Ingersoll Rand Puts Customers First in Drive for Innovation

A disciplined approach to innovation is paying benefits in new products and new business opportunities.

To the casual observer, Ingersoll Rand's new R-Series rotary screw air compressors and C-Series centrifugal air compressors seem typical of new product introductions. A list of attributes includes improved reliability, efficiency and productivity. But in fact, these products mark a new chapter in product development for the company's Industrial Technologies Sector as it applies Outcome-Driven Innovation to develop products that help solve customers' needs.

As Manlio Valdes, vice president, Global Product Management for IR's Industrial Technologies Sector, notes, it is easy for a company such as Ingersoll Rand to say it is innovative but more difficult to determine "what it means to us and how do we do it."

"There is still a lot of what I call 'magic' out there," said Valdes of how some companies are approaching innovation. "People think they can jump in, read a couple articles, run some software, conduct one survey and you become the company at the cutting edge. Frankly, I don't think it works that way. There is a lot of hard work and discipline that needs to go into transforming yourself, not just with what you know but the culture inside to make it work."

In the case of these new compressors, Ingersoll Rand surveyed 2,500 customers in the United States, United Kingdom, Germany and China. Respondents were surveyed in 13 different industries and ranged from small business owners to plant managers to engineers. Using a methodology called Outcome-Driven Innovation, the company's research team sought to understand not just what feature set in a new product customers would like, but what jobs they were doing, what their pain points were and what particular features customers would actually value.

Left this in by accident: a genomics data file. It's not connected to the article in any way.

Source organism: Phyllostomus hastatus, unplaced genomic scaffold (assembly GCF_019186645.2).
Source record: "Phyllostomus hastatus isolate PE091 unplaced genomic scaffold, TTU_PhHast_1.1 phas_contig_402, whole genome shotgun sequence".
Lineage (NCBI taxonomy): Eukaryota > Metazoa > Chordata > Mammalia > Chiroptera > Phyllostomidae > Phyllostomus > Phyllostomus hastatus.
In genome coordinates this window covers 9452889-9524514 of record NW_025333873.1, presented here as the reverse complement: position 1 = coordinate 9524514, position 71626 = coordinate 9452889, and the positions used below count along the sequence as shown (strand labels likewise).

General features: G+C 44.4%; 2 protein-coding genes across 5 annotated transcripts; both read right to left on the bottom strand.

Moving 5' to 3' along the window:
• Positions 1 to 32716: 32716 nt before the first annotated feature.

The Real Magic

While the new products were based on customer desires for energy efficiency, reliability and improved productivity, Valdes said the "real magic" becomes trying to understand "the nuances in a new product design in order to really determine where you should invest and spend money to create value and where it is just adding cost for you and your customer."

James Bolch, president of the Industrial Technologies Sector, wryly commented, "You can have the best new products in the world, the most innovative, but if customers don't buy them, it's strictly interesting, it's not business." Bolch said the challenge for Ingersoll Rand was to uncover customers' "unmet needs -- what is the problem they are trying to solve, not necessarily what kind of air compressor they want or what kind of tool they want." Pursuing that knowledge, he said, has been a "revelation."